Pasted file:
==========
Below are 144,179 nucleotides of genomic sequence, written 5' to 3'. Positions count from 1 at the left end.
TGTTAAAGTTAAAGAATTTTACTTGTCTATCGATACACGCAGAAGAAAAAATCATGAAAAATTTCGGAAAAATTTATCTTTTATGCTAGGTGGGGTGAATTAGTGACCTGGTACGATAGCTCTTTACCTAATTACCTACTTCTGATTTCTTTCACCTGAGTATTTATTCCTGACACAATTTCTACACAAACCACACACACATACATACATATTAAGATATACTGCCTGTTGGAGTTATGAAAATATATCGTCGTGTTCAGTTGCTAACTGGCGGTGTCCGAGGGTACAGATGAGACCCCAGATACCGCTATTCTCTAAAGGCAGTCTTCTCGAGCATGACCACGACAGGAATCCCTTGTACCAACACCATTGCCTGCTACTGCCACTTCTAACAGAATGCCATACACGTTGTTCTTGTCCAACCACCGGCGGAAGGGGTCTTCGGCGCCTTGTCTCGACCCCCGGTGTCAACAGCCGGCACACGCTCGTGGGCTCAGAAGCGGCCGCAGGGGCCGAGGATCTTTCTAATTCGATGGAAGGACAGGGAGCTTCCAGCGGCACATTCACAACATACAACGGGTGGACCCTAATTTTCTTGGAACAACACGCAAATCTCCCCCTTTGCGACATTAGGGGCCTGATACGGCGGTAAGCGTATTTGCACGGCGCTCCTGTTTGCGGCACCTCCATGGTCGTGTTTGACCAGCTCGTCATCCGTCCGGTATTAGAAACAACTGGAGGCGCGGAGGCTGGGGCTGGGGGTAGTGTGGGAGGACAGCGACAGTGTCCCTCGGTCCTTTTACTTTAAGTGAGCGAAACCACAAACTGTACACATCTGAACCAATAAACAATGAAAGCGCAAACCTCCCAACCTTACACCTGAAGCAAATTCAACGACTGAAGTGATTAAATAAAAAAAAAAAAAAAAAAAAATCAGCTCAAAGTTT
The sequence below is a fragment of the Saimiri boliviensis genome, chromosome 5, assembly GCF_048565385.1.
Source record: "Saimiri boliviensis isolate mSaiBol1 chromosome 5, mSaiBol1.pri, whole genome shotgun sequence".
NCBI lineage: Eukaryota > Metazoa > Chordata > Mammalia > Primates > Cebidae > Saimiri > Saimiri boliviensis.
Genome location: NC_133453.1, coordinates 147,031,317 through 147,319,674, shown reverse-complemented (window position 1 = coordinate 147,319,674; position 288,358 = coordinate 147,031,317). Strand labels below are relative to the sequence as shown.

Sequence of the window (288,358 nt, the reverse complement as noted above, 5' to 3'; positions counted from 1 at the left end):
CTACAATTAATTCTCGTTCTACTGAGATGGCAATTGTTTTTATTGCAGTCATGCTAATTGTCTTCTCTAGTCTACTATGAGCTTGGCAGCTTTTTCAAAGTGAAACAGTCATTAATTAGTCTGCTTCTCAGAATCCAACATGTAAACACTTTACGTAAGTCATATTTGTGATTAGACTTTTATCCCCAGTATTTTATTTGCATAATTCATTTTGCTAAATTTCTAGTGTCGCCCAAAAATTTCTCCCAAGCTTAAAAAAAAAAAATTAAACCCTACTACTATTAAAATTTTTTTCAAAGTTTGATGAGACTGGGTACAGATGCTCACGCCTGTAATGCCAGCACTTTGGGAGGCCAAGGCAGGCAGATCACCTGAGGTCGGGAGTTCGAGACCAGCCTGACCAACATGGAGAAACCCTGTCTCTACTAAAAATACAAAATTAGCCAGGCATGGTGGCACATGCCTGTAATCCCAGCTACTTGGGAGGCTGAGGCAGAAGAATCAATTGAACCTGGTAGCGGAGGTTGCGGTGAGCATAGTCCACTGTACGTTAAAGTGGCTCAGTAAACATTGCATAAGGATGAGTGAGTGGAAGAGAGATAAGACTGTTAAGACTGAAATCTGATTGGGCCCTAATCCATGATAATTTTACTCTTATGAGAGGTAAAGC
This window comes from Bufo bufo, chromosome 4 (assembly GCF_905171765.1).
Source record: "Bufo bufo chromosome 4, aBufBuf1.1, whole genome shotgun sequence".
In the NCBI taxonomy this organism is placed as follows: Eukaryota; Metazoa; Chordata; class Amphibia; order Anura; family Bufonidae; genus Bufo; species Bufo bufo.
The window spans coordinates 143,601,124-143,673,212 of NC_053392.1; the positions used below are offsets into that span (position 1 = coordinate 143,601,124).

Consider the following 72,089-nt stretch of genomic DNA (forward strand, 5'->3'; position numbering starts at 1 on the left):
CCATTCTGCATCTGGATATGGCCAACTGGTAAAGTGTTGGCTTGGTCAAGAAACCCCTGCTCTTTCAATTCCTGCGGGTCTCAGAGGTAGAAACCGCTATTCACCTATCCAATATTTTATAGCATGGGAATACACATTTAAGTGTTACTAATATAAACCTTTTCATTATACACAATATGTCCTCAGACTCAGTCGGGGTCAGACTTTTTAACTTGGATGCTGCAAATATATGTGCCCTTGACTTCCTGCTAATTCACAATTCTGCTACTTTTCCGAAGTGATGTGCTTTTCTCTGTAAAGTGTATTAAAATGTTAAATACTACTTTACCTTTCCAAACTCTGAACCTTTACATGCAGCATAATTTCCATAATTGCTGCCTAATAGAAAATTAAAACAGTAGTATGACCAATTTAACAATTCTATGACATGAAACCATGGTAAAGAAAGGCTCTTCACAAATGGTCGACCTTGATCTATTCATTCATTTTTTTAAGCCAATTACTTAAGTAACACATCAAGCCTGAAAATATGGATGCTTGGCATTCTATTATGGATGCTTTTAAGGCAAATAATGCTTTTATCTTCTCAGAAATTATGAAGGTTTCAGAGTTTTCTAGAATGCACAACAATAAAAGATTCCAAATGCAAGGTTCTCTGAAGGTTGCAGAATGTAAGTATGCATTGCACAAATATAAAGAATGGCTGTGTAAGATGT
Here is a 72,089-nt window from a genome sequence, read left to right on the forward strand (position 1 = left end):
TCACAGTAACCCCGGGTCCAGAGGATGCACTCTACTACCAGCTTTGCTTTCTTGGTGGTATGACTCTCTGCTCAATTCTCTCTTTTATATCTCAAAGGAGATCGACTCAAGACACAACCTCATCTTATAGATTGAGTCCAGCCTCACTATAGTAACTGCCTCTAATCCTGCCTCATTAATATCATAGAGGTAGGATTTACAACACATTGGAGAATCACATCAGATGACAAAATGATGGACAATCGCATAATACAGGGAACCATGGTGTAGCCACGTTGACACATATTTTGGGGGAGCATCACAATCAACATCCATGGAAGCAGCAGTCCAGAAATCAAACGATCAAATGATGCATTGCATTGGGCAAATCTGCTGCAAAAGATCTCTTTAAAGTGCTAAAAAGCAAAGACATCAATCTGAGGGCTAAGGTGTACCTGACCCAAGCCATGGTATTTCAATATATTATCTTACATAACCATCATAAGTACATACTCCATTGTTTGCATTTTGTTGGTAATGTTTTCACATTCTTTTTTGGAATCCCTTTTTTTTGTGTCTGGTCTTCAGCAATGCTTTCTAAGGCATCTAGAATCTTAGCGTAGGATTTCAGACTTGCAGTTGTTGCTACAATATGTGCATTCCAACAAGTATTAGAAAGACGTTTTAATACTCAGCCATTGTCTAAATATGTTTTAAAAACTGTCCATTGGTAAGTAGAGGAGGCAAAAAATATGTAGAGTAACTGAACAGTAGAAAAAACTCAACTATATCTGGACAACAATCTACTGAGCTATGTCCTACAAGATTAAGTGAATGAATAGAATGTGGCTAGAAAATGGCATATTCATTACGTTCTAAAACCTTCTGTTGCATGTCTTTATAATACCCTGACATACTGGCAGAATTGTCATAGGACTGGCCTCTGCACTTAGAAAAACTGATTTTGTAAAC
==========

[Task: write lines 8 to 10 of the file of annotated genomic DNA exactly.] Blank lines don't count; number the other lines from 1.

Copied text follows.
CTACAATTAATTCTCGTTCTACTGAGATGGCAATTGTTTTTATTGCAGTCATGCTAATTGTCTTCTCTAGTCTACTATGAGCTTGGCAGCTTTTTCAAAGTGAAACAGTCATTAATTAGTCTGCTTCTCAGAATCCAACATGTAAACACTTTACGTAAGTCATATTTGTGATTAGACTTTTATCCCCAGTATTTTATTTGCATAATTCATTTTGCTAAATTTCTAGTGTCGCCCAAAAATTTCTCCCAAGCTTAAAAAAAAAAAATTAAACCCTACTACTATTAAAATTTTTTTCAAAGTTTGATGAGACTGGGTACAGATGCTCACGCCTGTAATGCCAGCACTTTGGGAGGCCAAGGCAGGCAGATCACCTGAGGTCGGGAGTTCGAGACCAGCCTGACCAACATGGAGAAACCCTGTCTCTACTAAAAATACAAAATTAGCCAGGCATGGTGGCACATGCCTGTAATCCCAGCTACTTGGGAGGCTGAGGCAGAAGAATCAATTGAACCTGGTAGCGGAGGTTGCGGTGAGCATAGTCCACTGTACGTTAAAGTGGCTCAGTAAACATTGCATAAGGATGAGTGAGTGGAAGAGAGATAAGACTGTTAAGACTGAAATCTGATTGGGCCCTAATCCATGATAATTTTACTCTTATGAGAGGTAAAGC
This window comes from Bufo bufo, chromosome 4 (assembly GCF_905171765.1).
Source record: "Bufo bufo chromosome 4, aBufBuf1.1, whole genome shotgun sequence".